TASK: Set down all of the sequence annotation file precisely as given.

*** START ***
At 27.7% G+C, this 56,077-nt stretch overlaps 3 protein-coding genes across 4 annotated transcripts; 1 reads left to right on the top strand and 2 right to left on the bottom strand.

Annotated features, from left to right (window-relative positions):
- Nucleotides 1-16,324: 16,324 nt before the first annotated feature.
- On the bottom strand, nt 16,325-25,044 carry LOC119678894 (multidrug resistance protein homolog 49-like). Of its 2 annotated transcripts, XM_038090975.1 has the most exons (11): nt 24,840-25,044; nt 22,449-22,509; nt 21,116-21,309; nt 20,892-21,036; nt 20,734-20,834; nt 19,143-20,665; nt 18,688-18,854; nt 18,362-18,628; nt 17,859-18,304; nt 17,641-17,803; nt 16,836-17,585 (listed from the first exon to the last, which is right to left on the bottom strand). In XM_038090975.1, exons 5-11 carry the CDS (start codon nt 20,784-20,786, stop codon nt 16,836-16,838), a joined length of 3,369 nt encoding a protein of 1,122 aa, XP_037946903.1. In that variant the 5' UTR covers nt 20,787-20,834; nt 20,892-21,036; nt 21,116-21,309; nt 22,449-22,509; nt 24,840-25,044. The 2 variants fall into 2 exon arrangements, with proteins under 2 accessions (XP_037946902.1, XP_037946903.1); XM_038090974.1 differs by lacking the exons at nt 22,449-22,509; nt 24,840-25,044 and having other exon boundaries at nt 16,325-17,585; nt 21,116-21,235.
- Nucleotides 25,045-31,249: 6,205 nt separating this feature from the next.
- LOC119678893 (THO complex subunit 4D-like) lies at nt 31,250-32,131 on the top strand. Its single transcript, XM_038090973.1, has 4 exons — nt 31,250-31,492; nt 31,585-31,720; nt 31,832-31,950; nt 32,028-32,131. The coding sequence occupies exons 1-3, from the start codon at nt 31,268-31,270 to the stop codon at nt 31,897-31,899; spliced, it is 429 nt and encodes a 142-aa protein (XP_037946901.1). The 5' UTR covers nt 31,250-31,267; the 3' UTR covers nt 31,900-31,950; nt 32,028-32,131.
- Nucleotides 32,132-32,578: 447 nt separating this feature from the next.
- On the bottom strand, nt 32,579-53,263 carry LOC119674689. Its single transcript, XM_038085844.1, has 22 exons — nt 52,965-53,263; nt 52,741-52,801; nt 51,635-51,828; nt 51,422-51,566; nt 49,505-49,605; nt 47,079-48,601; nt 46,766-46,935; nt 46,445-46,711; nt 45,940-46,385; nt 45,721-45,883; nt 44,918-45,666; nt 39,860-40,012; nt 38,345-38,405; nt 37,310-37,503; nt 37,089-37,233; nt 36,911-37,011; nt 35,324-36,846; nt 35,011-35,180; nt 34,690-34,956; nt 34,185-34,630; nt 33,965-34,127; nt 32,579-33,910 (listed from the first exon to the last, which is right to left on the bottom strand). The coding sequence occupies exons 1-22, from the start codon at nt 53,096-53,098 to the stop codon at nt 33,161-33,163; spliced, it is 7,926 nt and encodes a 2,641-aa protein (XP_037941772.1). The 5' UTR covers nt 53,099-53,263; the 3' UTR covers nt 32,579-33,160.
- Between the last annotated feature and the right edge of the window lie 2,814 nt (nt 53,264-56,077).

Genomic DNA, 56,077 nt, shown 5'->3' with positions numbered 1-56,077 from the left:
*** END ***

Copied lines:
At 27.7% G+C, this 56,077-nt stretch overlaps 3 protein-coding genes across 4 annotated transcripts; 1 reads left to right on the top strand and 2 right to left on the bottom strand.

Annotated features, from left to right (window-relative positions):
- Nucleotides 1-16,324: 16,324 nt before the first annotated feature.
- On the bottom strand, nt 16,325-25,044 carry LOC119678894 (multidrug resistance protein homolog 49-like). Of its 2 annotated transcripts, XM_038090975.1 has the most exons (11): nt 24,840-25,044; nt 22,449-22,509; nt 21,116-21,309; nt 20,892-21,036; nt 20,734-20,834; nt 19,143-20,665; nt 18,688-18,854; nt 18,362-18,628; nt 17,859-18,304; nt 17,641-17,803; nt 16,836-17,585 (listed from the first exon to the last, which is right to left on the bottom strand). In XM_038090975.1, exons 5-11 carry the CDS (start codon nt 20,784-20,786, stop codon nt 16,836-16,838), a joined length of 3,369 nt encoding a protein of 1,122 aa, XP_037946903.1. In that variant the 5' UTR covers nt 20,787-20,834; nt 20,892-21,036; nt 21,116-21,309; nt 22,449-22,509; nt 24,840-25,044. The 2 variants fall into 2 exon arrangements, with proteins under 2 accessions (XP_037946902.1, XP_037946903.1); XM_038090974.1 differs by lacking the exons at nt 22,449-22,509; nt 24,840-25,044 and having other exon boundaries at nt 16,325-17,585; nt 21,116-21,235.
- Nucleotides 25,045-31,249: 6,205 nt separating this feature from the next.
- LOC119678893 (THO complex subunit 4D-like) lies at nt 31,250-32,131 on the top strand. Its single transcript, XM_038090973.1, has 4 exons — nt 31,250-31,492; nt 31,585-31,720; nt 31,832-31,950; nt 32,028-32,131. The coding sequence occupies exons 1-3, from the start codon at nt 31,268-31,270 to the stop codon at nt 31,897-31,899; spliced, it is 429 nt and encodes a 142-aa protein (XP_037946901.1). The 5' UTR covers nt 31,250-31,267; the 3' UTR covers nt 31,900-31,950; nt 32,028-32,131.
- Nucleotides 32,132-32,578: 447 nt separating this feature from the next.
- On the bottom strand, nt 32,579-53,263 carry LOC119674689. Its single transcript, XM_038085844.1, has 22 exons — nt 52,965-53,263; nt 52,741-52,801; nt 51,635-51,828; nt 51,422-51,566; nt 49,505-49,605; nt 47,079-48,601; nt 46,766-46,935; nt 46,445-46,711; nt 45,940-46,385; nt 45,721-45,883; nt 44,918-45,666; nt 39,860-40,012; nt 38,345-38,405; nt 37,310-37,503; nt 37,089-37,233; nt 36,911-37,011; nt 35,324-36,846; nt 35,011-35,180; nt 34,690-34,956; nt 34,185-34,630; nt 33,965-34,127; nt 32,579-33,910 (listed from the first exon to the last, which is right to left on the bottom strand). The coding sequence occupies exons 1-22, from the start codon at nt 53,096-53,098 to the stop codon at nt 33,161-33,163; spliced, it is 7,926 nt and encodes a 2,641-aa protein (XP_037941772.1). The 5' UTR covers nt 53,099-53,263; the 3' UTR covers nt 32,579-33,160.
- Between the last annotated feature and the right edge of the window lie 2,814 nt (nt 53,264-56,077).

Genomic DNA, 56,077 nt, shown 5'->3' with positions numbered 1-56,077 from the left: